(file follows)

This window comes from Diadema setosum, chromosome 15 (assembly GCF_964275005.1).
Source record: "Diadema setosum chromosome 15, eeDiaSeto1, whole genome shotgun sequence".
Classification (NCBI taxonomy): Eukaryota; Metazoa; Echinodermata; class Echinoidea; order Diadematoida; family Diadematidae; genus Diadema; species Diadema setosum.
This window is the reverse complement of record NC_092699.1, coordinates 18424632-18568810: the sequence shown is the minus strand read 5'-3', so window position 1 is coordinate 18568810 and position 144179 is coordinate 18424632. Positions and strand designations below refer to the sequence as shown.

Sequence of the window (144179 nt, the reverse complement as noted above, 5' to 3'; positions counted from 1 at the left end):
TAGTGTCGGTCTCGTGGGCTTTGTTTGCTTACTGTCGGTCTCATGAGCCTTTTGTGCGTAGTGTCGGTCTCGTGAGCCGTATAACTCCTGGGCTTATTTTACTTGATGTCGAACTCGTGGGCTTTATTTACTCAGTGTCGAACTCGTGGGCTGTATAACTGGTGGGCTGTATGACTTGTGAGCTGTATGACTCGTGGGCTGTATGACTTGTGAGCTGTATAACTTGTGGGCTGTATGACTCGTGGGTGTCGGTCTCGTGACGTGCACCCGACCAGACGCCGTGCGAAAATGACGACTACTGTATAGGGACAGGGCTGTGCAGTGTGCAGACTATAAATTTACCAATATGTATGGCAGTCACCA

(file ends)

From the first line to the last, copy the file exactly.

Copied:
This window comes from Diadema setosum, chromosome 15 (assembly GCF_964275005.1).
Source record: "Diadema setosum chromosome 15, eeDiaSeto1, whole genome shotgun sequence".
Classification (NCBI taxonomy): Eukaryota; Metazoa; Echinodermata; class Echinoidea; order Diadematoida; family Diadematidae; genus Diadema; species Diadema setosum.
This window is the reverse complement of record NC_092699.1, coordinates 18424632-18568810: the sequence shown is the minus strand read 5'-3', so window position 1 is coordinate 18568810 and position 144179 is coordinate 18424632. Positions and strand designations below refer to the sequence as shown.

Sequence of the window (144179 nt, the reverse complement as noted above, 5' to 3'; positions counted from 1 at the left end):
TAGTGTCGGTCTCGTGGGCTTTGTTTGCTTACTGTCGGTCTCATGAGCCTTTTGTGCGTAGTGTCGGTCTCGTGAGCCGTATAACTCCTGGGCTTATTTTACTTGATGTCGAACTCGTGGGCTTTATTTACTCAGTGTCGAACTCGTGGGCTGTATAACTGGTGGGCTGTATGACTTGTGAGCTGTATGACTCGTGGGCTGTATGACTTGTGAGCTGTATAACTTGTGGGCTGTATGACTCGTGGGTGTCGGTCTCGTGACGTGCACCCGACCAGACGCCGTGCGAAAATGACGACTACTGTATAGGGACAGGGCTGTGCAGTGTGCAGACTATAAATTTACCAATATGTATGGCAGTCACCA